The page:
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A Scottish court declared prorogation unlawful - so what happens next?

All eyes are now on an appeal to the UK Supreme Court.

Boris Johnson's prorogation plan has been declared unlawful by a Scottish court.
Boris Johnson's prorogation plan has been declared unlawful by a Scottish court.
Image: Toby Melville/AP/Press Association Images

SCOTLAND’S HIGHEST CIVIL court has ruled that Boris Johnson’s prorogation of parliament was unlawful. 

A summary of the judgement, made this morning, said Johnson’s advice to Queen Elizabeth II that parliament be prorogued from this week until 14 October “was unlawful because it had the purpose of stymying parliament”.

It’s not immediately clear what happens next. There’s a Supreme Court date set for next week, but in the hours since questions have swirled over what the ruling means for the prorogation, parliament and even the queen. 

What did the court say?

The Edinburgh court, made up of three judges, found that the decision to suspend parliament for five weeks was unlawful. 

We only have a summary of the court’s judgement, but the ruling is still damning. One of the judges, Lord Brodie, found that: 

It was to be inferred that the principal reasons for the prorogation were to prevent or impede Parliament holding the executive to account and legislating with regard to Brexit, and to allow the executive to pursue a policy of a no deal Brexit without further Parliamentary interference.

Lord Drummond Young echoed this:

The only inference that could be drawn was that the UK Government and the Prime Minister wished to restrict Parliament.

All judges agreed that the reason for prorogation was to restrict parliament’s scrutiny, basically implying that Boris Johnson misled the queen about the reasons for proroguing parliament.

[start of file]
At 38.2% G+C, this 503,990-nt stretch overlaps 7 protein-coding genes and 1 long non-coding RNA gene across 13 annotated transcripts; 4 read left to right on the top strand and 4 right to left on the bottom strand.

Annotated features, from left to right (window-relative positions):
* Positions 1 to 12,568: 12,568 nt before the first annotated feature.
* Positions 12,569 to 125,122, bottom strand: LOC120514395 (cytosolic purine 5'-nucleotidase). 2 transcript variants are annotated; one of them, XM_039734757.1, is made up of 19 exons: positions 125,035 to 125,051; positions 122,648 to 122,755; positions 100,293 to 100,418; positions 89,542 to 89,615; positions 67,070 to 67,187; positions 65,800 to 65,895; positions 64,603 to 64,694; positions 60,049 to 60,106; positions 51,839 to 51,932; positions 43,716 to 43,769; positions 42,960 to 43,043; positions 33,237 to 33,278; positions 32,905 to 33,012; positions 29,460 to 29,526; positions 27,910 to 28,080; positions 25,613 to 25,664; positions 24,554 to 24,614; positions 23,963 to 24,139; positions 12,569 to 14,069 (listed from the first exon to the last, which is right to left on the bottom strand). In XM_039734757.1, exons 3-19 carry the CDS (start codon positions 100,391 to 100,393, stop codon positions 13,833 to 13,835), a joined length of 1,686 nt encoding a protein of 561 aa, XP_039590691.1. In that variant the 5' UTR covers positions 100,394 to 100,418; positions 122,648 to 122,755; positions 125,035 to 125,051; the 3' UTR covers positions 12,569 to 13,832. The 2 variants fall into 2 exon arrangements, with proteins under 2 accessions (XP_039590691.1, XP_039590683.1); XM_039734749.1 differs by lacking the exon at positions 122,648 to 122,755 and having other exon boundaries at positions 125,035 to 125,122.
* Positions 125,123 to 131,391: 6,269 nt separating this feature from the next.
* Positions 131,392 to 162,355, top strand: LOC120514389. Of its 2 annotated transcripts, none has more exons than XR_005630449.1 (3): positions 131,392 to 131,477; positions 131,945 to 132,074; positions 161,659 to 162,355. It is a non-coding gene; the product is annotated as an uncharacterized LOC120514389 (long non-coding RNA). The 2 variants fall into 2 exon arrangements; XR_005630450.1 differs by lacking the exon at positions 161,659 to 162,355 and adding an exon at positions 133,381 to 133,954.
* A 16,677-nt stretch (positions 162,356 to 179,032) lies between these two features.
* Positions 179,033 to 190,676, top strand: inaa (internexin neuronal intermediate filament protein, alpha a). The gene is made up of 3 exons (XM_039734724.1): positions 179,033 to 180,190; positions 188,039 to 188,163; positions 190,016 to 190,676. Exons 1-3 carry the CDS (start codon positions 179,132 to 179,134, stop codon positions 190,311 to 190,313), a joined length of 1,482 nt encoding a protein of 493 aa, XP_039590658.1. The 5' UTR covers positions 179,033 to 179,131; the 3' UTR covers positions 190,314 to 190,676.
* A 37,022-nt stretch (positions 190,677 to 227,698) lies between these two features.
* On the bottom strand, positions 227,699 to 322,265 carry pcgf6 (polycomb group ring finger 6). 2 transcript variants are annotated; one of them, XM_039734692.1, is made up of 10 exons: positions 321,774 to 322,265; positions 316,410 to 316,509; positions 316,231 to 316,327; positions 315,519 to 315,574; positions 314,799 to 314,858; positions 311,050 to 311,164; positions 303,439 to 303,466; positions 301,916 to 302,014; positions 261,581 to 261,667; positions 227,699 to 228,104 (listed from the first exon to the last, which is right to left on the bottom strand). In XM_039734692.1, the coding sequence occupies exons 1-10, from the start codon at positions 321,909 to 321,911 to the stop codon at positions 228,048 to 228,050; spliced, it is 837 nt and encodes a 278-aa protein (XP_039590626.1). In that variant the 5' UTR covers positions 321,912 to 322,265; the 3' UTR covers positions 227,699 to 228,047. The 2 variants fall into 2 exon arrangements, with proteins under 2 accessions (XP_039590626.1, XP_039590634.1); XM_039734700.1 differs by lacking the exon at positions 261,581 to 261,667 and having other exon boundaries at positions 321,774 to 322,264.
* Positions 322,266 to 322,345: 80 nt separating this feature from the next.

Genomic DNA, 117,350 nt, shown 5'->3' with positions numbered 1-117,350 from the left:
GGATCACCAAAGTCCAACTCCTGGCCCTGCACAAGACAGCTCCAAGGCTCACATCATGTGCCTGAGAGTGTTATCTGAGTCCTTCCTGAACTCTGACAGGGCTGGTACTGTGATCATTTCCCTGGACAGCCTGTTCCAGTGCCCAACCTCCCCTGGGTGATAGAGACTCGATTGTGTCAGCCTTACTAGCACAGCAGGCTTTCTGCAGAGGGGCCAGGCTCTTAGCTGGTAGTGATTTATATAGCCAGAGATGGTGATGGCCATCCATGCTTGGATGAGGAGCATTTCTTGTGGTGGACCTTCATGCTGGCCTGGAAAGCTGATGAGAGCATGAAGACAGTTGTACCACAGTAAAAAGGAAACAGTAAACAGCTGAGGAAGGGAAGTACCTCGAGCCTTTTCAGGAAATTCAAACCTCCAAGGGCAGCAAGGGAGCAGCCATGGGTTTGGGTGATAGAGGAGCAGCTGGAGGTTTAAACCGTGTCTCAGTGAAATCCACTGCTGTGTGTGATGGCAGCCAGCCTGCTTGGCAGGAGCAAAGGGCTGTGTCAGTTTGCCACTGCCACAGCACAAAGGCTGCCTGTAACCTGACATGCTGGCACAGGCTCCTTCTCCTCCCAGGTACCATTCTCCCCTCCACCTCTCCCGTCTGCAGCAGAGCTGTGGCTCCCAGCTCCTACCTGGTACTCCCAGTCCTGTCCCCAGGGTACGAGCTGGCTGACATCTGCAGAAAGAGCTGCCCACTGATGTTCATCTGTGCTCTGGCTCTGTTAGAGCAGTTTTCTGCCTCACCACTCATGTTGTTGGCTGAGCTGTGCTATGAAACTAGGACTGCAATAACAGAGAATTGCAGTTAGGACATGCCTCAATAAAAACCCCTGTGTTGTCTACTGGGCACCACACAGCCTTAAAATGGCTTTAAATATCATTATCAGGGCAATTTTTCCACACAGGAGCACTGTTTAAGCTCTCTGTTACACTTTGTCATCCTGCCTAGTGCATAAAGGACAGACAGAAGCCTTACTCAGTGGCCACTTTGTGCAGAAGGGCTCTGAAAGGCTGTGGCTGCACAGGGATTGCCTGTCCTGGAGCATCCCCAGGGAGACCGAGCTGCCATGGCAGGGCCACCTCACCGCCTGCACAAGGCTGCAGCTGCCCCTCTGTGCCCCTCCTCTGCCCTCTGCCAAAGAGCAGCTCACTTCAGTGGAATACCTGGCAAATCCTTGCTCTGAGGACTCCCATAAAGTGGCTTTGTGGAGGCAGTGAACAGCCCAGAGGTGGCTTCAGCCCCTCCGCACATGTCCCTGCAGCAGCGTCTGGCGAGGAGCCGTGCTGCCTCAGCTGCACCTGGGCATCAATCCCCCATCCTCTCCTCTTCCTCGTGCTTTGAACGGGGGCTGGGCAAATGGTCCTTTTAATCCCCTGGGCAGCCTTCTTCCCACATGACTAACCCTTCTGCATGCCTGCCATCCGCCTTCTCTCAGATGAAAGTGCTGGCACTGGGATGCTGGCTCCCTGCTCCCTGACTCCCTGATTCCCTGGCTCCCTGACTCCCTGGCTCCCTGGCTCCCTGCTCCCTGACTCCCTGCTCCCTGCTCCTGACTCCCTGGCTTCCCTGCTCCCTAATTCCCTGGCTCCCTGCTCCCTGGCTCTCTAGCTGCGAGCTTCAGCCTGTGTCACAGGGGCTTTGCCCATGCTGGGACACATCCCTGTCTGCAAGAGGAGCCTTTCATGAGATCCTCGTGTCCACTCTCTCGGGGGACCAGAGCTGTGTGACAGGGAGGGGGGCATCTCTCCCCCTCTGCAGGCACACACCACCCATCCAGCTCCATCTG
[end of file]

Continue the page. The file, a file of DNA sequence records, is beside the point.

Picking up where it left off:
The court stated that it would now make an order “declaring that the Prime Minister’s advice to HM the Queen and the prorogation which followed thereon was unlawful and is thus null and of no effect”. 

Who brought the case?

The case was brought by Scottish National Party MP Joanna Cherry and backed by 75 parliamentarians, as well as campaigner Jolyon Maugham of the Good Law Project. 

Last week, in the Outer House of the Court of Session, a single judge ruled that prorogation was not illegal and did not breach the rule of law. 

This decision was then appealed to the Inner House, which issued today’s dramatic ruling. 

Decisions of the Outer House of the Court of Session can be appealed to the Inner House, which typically sits with three judges. 

Appeals don’t normally move this fast through the court system, but the process has been sped up because of the urgency of the question over parliament’s suspension. 

brexit The case was brought by SNP MP Joanna Cherry. Source: Jane Barlow/PA Wire/PA Images

Why was the case taken in Scotland?

Firstly, prorogation affects Scotland the same as any other part of the UK. On Twitter today, Cherry said that the Scottish courts were chosen “because we [Cherry and some of the parliamentarians supporting the case] are Scottish & and they weren’t on holiday”. 

She added that the Court of Session is the “Supreme Court of Scotland” – making it a higher court than the court of first instance in England. 

Financial Times legal commentator David Allen Green also suggested that Scottish law would be more receptive than English law to this kind of constitutional challenge – although this isn’t an analysis shared by every legal academic

Can this decision be appealed?

It can and it will. A date has been set for next Tuesday at the UK Supreme Court. Nine judges are scheduled to sit on 17 September to hear appeals from this case. 

Does this mean parliament is going to return from prorogation?